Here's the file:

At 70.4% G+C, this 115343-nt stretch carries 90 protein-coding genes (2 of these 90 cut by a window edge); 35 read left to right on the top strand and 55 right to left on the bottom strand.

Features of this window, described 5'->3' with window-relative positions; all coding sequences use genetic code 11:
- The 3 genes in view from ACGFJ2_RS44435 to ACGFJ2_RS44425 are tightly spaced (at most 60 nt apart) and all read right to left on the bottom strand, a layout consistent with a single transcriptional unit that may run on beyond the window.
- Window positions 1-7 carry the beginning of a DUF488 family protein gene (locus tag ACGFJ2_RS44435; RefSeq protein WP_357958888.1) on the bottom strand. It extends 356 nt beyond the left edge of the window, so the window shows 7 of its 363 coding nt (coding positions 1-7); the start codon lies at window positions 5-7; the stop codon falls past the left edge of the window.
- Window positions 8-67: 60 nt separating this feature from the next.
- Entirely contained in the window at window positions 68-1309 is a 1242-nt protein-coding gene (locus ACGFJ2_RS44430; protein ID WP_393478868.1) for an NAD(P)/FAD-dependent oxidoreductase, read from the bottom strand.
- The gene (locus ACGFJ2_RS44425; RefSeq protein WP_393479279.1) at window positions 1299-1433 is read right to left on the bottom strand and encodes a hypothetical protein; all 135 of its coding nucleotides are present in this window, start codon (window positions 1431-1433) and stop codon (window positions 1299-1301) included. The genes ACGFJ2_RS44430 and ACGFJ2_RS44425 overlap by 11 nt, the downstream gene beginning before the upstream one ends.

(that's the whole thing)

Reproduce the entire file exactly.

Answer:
At 70.4% G+C, this 115343-nt stretch carries 90 protein-coding genes (2 of these 90 cut by a window edge); 35 read left to right on the top strand and 55 right to left on the bottom strand.

Features of this window, described 5'->3' with window-relative positions; all coding sequences use genetic code 11:
- The 3 genes in view from ACGFJ2_RS44435 to ACGFJ2_RS44425 are tightly spaced (at most 60 nt apart) and all read right to left on the bottom strand, a layout consistent with a single transcriptional unit that may run on beyond the window.
- Window positions 1-7 carry the beginning of a DUF488 family protein gene (locus tag ACGFJ2_RS44435; RefSeq protein WP_357958888.1) on the bottom strand. It extends 356 nt beyond the left edge of the window, so the window shows 7 of its 363 coding nt (coding positions 1-7); the start codon lies at window positions 5-7; the stop codon falls past the left edge of the window.
- Window positions 8-67: 60 nt separating this feature from the next.
- Entirely contained in the window at window positions 68-1309 is a 1242-nt protein-coding gene (locus ACGFJ2_RS44430; protein ID WP_393478868.1) for an NAD(P)/FAD-dependent oxidoreductase, read from the bottom strand.
- The gene (locus ACGFJ2_RS44425; RefSeq protein WP_393479279.1) at window positions 1299-1433 is read right to left on the bottom strand and encodes a hypothetical protein; all 135 of its coding nucleotides are present in this window, start codon (window positions 1431-1433) and stop codon (window positions 1299-1301) included. The genes ACGFJ2_RS44430 and ACGFJ2_RS44425 overlap by 11 nt, the downstream gene beginning before the upstream one ends.